3 out of 4 stars
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The Sword Swallower and the Chico Kid is a work of fiction written by Gary Robinson. The author’s friendship with Captain Don Leslie, an old sword swallower, provides the inspiration for this book.
The book opens with Grandpa Gary playing his grandson Calvin. A knock at the door interrupts their play. A deliveryman then hands a package over to Grandpa Gary. When he opens the package, Gary finds a canvas painting. It is a reminder of a past time, featuring none other than Duke Reynolds. The unexpected package causes Grandpa Gary to become emotional. Concerned, Calvin asks about Duke. Gary then tells Calvin about the man who saved him.
Thus, begins the extraordinary tale of an extraordinary man.
This book consists of 3 parts and 32 chapters. The first part of the book tells of Duke Reynolds. The second part introduces Gary Robinson. Eventually, in part three, the two characters meet and a moment of serendipity ensues.
This is a fast-paced story that flows smoothly. The characters were well rounded. They are generally misfits and alcoholics, who grew up in dysfunctional homes. They both live life from an ‘in the moment perspective’. However, in the third part, a different interpretation of ‘living the moment’ is presented.
I enjoyed reading this book. There are inspirational points throughout the story. In one instance, Duke, during his short stint in prison, completes the G.E.D. programme in addition to a year’s worth of Julliard School of Musical Theory and Harmony. Thus, he sheds the image of once being a runaway who did not possess a high school diploma.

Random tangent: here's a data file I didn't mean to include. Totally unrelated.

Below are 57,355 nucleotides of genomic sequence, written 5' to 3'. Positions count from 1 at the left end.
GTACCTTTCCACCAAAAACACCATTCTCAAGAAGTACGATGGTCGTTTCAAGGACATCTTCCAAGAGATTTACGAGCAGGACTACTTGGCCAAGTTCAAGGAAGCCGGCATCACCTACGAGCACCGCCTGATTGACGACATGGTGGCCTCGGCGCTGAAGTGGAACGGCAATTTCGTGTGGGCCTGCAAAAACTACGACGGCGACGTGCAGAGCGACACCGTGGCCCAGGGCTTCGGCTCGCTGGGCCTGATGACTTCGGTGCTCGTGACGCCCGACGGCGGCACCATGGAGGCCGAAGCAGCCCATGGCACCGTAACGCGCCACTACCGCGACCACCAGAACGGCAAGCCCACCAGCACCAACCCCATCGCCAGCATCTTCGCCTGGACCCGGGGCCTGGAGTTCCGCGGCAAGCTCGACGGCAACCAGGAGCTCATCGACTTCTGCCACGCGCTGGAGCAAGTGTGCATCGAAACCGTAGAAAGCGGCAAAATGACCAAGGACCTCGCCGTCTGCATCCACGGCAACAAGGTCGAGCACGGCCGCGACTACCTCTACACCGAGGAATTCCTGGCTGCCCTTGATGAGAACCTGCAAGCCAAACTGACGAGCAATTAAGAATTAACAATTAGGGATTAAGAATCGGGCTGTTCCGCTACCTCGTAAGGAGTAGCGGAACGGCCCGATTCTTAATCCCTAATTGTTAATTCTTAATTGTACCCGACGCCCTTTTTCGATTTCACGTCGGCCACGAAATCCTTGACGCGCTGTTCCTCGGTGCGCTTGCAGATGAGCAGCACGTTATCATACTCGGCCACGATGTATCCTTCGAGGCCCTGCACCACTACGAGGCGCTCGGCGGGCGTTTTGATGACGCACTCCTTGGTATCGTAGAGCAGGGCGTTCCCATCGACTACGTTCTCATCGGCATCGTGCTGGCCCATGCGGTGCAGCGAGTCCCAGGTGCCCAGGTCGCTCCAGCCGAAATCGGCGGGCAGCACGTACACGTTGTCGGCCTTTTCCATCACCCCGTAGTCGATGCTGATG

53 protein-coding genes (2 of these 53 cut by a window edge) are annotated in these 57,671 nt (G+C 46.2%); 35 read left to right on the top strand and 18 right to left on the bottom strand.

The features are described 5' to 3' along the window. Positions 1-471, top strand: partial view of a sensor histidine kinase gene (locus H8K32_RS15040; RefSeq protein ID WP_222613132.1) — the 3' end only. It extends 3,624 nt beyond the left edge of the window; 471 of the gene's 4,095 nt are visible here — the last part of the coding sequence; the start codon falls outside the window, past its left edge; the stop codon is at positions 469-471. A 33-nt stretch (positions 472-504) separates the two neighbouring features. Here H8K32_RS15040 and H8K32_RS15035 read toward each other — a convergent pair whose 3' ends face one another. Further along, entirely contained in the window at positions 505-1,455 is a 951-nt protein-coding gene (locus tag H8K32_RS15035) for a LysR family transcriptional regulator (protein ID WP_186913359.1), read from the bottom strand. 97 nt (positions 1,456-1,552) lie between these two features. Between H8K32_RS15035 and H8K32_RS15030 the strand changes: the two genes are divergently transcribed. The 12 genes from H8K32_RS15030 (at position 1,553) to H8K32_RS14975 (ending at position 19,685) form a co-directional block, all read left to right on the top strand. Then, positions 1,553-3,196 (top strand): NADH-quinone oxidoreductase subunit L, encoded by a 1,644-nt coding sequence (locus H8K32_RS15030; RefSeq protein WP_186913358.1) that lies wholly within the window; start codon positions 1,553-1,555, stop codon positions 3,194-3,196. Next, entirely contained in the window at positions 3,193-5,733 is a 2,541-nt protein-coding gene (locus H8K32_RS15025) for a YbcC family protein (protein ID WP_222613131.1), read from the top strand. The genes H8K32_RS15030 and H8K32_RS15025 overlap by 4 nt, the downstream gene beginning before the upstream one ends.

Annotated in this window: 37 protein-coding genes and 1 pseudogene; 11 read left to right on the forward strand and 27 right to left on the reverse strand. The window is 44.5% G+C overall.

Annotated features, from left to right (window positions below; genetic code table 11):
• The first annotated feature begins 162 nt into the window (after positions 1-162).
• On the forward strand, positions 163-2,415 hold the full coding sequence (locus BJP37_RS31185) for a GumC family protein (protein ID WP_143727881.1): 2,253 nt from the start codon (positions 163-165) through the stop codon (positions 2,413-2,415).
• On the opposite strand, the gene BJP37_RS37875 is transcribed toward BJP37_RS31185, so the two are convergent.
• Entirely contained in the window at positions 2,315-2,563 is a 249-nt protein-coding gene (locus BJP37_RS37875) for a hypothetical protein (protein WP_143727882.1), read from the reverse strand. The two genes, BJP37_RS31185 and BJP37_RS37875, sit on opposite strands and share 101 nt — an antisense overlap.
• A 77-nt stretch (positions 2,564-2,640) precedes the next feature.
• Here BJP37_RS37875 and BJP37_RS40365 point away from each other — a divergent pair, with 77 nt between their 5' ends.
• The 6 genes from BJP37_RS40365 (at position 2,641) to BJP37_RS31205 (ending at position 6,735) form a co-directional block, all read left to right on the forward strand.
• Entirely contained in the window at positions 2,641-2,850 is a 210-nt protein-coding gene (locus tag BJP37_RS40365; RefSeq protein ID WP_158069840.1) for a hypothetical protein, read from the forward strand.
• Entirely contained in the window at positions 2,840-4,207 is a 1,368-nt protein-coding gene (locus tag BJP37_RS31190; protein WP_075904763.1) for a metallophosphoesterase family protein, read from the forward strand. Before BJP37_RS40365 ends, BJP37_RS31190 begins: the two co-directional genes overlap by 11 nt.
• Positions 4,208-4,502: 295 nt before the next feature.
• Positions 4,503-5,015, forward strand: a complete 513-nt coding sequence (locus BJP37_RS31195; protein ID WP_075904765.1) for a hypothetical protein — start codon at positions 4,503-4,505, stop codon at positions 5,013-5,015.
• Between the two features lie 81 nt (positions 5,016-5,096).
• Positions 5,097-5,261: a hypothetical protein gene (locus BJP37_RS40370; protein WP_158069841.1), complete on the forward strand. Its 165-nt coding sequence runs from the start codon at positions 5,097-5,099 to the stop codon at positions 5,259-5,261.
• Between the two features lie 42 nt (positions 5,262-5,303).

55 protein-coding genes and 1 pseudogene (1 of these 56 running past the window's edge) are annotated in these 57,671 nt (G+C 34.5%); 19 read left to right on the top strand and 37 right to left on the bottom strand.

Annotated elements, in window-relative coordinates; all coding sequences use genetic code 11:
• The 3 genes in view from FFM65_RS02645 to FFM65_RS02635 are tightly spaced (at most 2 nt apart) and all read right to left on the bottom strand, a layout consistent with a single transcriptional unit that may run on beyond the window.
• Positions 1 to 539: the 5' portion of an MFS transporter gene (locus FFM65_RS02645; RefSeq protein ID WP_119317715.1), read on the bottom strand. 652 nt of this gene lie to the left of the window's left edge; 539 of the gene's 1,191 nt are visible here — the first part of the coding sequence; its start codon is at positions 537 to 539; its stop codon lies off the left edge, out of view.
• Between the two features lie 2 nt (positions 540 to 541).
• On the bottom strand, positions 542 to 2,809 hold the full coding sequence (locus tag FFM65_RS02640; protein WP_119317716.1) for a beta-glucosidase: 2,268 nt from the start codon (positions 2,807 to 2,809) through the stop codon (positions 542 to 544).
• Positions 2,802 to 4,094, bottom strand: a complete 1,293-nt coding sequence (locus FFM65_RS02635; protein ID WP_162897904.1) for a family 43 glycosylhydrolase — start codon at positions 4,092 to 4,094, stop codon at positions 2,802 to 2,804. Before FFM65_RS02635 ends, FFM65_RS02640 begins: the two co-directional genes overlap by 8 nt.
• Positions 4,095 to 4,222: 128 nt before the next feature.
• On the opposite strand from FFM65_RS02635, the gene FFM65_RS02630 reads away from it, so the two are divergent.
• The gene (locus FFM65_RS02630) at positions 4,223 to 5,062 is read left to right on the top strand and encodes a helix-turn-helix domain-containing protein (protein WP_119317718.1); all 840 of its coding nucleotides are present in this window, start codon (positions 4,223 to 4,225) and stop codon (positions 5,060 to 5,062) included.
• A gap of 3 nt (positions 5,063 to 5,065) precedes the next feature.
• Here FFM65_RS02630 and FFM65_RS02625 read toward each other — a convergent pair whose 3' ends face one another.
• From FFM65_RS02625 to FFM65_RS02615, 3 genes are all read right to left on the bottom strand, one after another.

I have spotted more than five errors, which were not too distracting. This is perhaps, the first book I have read with so many scenes involving drunks, and to be honest it got a bit monotonous after a while.
While I enjoyed reading the fictional life of Duke Reynolds, I felt the main point of the story took too long to unfold. A large percentage of the book is devoted to creating a picture of the individual characters. While I appreciate the author’s investment in presenting the characters, I think that too little is dedicate to the relationship between Duke and Gary. Their relationship was not as awe-inspiring as I hoped. The relationship between Angel and Gary also felt rushed.
This book has some adult language, drug use and mentions some sex scenes that are not explicit. Some of the views expressed on religion and drug use might offend some persons. Regardless, I would recommend this book to adults who enjoy rooting for the underdog, as both Duke and Gary had to overcome some hurdles in their lives. I also think that despite this book being a work of fiction, persons who enjoy reading biographies/autobiographies would enjoy this book.
Overall, I bestow a rating of 3 out of 4 stars to The Sword Swallower and the Chico Kid by Gary Robinson. I wanted to rate this book higher, but I felt that the most important part of the story was rushed, and this left me unsatisfied.
The Sword Swallower and a Chico Kid
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